I had a mission, a very simple one.
I had never heard my dad say, “I love you.” And I had never said, “I love you” to him. My mission that night—and it had to be that night—was to tell him that I loved him. Although I didn’t expect to hear him say the words to me, I hoped he would.
At the hospital we were alone in his room, but we wouldn’t have much time together because Mom and my sister were on the way.
As I looked down at him, I thought, It’s now or never. Several times I opened my mouth to speak, but the words wouldn’t come out. I prayed silently, pleading with God to help me. I had to say the words to him while he was alive to hear them.
I took a deep breath and said, “Dad, do you know that I love you?”
“Well, I’d whip you if you didn’t.”
“But do you know that I love you?”
“Well, that’s all any of us have.”
It wasn’t much of an answer, but it was all he was able to give, and I knew it. I also realized then that he’d never speak the words I wanted most to hear.
As I continued to stare at him, I began to feel foolish. He’s going to get better tomorrow, I thought, and when he does, he’ll laugh at me. This will become a big joke to him.
Dad didn’t laugh at me.
He died the next day.
Even as the tears flowed, I realized how close I had come to never telling him that I loved him. Though I’d never hear those three words from him, I had done the right thing.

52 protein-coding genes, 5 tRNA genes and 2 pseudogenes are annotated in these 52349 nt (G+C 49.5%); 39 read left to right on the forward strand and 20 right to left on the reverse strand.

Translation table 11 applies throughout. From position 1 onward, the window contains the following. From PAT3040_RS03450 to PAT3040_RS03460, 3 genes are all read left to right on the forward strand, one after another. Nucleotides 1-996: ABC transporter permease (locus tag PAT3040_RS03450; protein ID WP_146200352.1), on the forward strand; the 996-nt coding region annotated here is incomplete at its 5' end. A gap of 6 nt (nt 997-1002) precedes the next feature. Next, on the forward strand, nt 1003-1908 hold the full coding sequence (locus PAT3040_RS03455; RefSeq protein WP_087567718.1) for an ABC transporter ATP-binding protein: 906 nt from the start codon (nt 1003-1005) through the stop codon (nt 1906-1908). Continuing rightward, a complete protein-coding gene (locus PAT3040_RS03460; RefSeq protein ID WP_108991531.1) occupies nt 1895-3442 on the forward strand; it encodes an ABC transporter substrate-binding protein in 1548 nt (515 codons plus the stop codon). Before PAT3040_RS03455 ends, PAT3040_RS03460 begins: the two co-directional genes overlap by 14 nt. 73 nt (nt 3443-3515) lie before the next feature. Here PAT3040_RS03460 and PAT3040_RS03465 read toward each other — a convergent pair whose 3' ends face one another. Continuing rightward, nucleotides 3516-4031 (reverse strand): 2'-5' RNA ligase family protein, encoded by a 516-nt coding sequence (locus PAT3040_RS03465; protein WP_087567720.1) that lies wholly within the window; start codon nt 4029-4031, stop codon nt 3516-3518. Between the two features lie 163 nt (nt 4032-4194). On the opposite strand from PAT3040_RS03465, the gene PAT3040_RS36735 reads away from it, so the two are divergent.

For many of my monsters growing up I just fled from the scene, but that night I faced the monster of vulnerability. For my life’s story I have borrowed a phrase from Russell Crowe in the movie “The Water Diviner.” I say as he did, “Hope is a necessity where I come from.” So it is in most of our lives at some point.
Looking globally today, so many people are either fleeing monsters or facing up to monsters. Many are making choices and being judged and condemned for them. How can we do that without having any knowledge of another’s monster nor how long and hard their battle has been? Wouldn’t it be great if we could have the mind set of “casting hope and not stones?” I am convinced that “hope” is the single most important need of the world today. Be a hope leader!
This article was extracted from issue 8 of Thrive Today! Journal (Winter 2023).